Red, White and Boom – The Americans Sticks the Landing


SPOILERS, SPOILERS, SPOILERS…if you haven’t finished the series, turn back now Comrades.

So…this is how The Americans ends, with a bang and not a whimper. Well, emotionally speaking that is. Our favorite period piece spy drama found a way to end its run without a hint of physical violence, but with a pay load of emotional baggage large enough to make even the toughest cosmonaut miss mother Russia.

I was lucky enough to get on The Americans train at the beginning of its run, and what a run it was. The characters were deep and deeply flawed and at times it was difficult to differentiate the good guys from the bad guys. Creator, show runner and former CIA agent Joe Weisberg kept the viewer rooting for the Jennings in light of the awful things they do.

Weisberg was able to do this because from the very beginning, he made sure The Americans was a program about relationships first and spying and espionage second. All great storytelling, regardless of medium, is centered around relationships and the human condition. The Americans excelled in this arena.

The featured relationships were complex, dark and with almost always came with consequences at the end: Elizabeth and Phillip, Phillip and Stan, Martha and Clark, Kimmie and Jim, Stan and Nina, Oleg and capitalism and mail robot and the viewer’s heart, just to name a few. Many times, these relationships worked because of the opportunities allowed by letting Matthew Rhys and Keri Russel literally slip into other characters, both emotionally and cosmetically. The Americans’ make up and costume department should be in high demand this awards season.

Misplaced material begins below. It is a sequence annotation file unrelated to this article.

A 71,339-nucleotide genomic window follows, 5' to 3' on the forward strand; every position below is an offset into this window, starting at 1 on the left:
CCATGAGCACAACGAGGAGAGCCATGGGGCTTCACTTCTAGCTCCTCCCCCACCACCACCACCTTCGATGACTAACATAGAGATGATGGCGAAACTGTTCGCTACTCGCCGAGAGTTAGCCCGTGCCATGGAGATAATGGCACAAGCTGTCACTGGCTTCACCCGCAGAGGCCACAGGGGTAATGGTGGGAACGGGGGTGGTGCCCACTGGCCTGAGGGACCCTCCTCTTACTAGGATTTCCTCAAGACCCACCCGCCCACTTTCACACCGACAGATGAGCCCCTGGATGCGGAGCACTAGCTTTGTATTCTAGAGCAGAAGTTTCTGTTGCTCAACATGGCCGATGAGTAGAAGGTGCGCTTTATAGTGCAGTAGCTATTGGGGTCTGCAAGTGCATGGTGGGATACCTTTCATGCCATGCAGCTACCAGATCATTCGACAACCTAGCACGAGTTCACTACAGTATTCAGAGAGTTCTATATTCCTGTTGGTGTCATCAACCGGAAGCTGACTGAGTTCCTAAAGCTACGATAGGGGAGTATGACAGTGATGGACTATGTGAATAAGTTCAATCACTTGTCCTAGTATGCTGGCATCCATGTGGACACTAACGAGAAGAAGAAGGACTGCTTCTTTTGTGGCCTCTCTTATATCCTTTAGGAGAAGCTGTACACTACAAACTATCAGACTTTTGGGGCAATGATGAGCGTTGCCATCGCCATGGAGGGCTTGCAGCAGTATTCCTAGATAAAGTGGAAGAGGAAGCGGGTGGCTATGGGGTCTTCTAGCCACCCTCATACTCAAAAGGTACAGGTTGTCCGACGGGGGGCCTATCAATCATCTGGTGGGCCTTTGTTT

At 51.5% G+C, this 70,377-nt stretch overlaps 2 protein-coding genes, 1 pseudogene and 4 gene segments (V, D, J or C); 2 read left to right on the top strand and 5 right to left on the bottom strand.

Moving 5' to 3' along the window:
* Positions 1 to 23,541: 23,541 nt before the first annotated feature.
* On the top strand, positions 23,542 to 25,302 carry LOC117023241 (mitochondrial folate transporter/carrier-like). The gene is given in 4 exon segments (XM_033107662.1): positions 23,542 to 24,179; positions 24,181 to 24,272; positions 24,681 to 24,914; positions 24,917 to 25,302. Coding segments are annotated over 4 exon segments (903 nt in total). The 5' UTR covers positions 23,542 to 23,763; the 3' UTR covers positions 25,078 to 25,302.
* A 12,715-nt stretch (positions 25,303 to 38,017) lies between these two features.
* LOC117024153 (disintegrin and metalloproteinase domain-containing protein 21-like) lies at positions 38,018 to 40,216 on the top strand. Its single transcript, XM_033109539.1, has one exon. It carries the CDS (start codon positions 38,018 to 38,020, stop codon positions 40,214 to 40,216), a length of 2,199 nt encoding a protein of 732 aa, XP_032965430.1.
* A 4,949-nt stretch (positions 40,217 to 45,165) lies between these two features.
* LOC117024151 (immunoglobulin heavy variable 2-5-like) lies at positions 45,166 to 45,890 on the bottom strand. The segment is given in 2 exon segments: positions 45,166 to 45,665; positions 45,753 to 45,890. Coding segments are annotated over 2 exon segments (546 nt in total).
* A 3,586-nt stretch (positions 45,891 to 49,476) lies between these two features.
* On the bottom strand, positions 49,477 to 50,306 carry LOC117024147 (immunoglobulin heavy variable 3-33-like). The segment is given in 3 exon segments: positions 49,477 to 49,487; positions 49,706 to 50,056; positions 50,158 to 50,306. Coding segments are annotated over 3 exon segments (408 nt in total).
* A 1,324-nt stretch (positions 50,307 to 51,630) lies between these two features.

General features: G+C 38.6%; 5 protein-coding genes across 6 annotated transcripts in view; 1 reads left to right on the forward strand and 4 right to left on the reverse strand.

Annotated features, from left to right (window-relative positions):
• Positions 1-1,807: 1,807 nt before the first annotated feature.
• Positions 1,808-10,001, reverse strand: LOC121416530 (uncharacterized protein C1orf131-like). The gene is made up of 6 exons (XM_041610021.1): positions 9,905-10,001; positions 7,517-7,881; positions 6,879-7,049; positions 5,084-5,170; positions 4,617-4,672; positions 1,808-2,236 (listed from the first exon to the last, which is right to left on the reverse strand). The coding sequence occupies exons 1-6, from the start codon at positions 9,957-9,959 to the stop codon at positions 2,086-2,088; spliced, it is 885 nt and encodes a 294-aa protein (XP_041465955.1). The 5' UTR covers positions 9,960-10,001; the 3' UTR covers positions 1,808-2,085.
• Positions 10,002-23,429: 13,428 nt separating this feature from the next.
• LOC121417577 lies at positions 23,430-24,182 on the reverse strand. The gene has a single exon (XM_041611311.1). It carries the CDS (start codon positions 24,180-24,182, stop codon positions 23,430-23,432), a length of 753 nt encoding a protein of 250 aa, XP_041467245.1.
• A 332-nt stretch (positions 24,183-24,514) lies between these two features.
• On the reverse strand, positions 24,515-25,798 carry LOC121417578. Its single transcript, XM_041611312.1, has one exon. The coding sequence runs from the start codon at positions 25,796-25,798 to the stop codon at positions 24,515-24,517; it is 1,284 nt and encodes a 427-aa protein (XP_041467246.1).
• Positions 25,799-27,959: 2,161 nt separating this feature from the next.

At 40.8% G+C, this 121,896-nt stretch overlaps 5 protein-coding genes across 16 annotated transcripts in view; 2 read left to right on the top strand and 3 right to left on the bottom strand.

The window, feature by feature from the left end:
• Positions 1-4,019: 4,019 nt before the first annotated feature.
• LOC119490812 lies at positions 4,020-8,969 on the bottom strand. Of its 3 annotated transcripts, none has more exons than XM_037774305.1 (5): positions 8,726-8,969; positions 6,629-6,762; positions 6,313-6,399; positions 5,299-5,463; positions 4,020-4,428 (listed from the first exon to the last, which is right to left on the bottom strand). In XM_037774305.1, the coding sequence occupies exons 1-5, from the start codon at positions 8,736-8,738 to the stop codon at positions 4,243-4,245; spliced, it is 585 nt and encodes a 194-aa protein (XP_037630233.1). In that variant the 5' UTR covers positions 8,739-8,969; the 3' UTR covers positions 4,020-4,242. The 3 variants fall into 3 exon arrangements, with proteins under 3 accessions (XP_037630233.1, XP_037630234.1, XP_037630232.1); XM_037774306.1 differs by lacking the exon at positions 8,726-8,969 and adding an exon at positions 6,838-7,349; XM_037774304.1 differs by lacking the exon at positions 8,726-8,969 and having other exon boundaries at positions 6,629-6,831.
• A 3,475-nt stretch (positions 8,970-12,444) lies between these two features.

Speaking of relationships, how about that scene in the parking garage? Who would have thought that Stan’s ‘gotcha’ moment would be in a parking garage and that he would be outnumbered three to one?


The best part about the parking garage scene is obviously Phillip’s confession to best friend and Brother in Arms (great placement of the Dire Straits song) Stan. Watching Phillip admit that the jig was up and seeing Stan’s reaction (as well as the reaction from Paige and Elizabeth) was a reward for fans and a long time coming.

This was a ballsy and well thought out moment that in every way rivals Hank’s ‘Come to Jesus’ confrontation with Walt in Breaking Bad. Per usual, the acting was incredible and I was sure Elizabeth, whose killing spree in the final season showcased her dedication to her cause as well as her ruthlessness, was going to pounce on Stan to ensure the safe getaway of her family.

However, that did not have to happen because of the relationship between Stan and Phillip. Phillip tells Stan (mostly) the truth and exploits Henry’s innocence while appealing to Stan’s good nature to get his family out of their predicament.

Phillip’s final gift to Stan in their Bromance? Warning Stan that Renee may or may not be an operative. I believe that Phillip was truly looking out for Stan’s best interest, but the information he bestowed upon Stan has a lot of strings attached as Stan can never fully trust his wife again.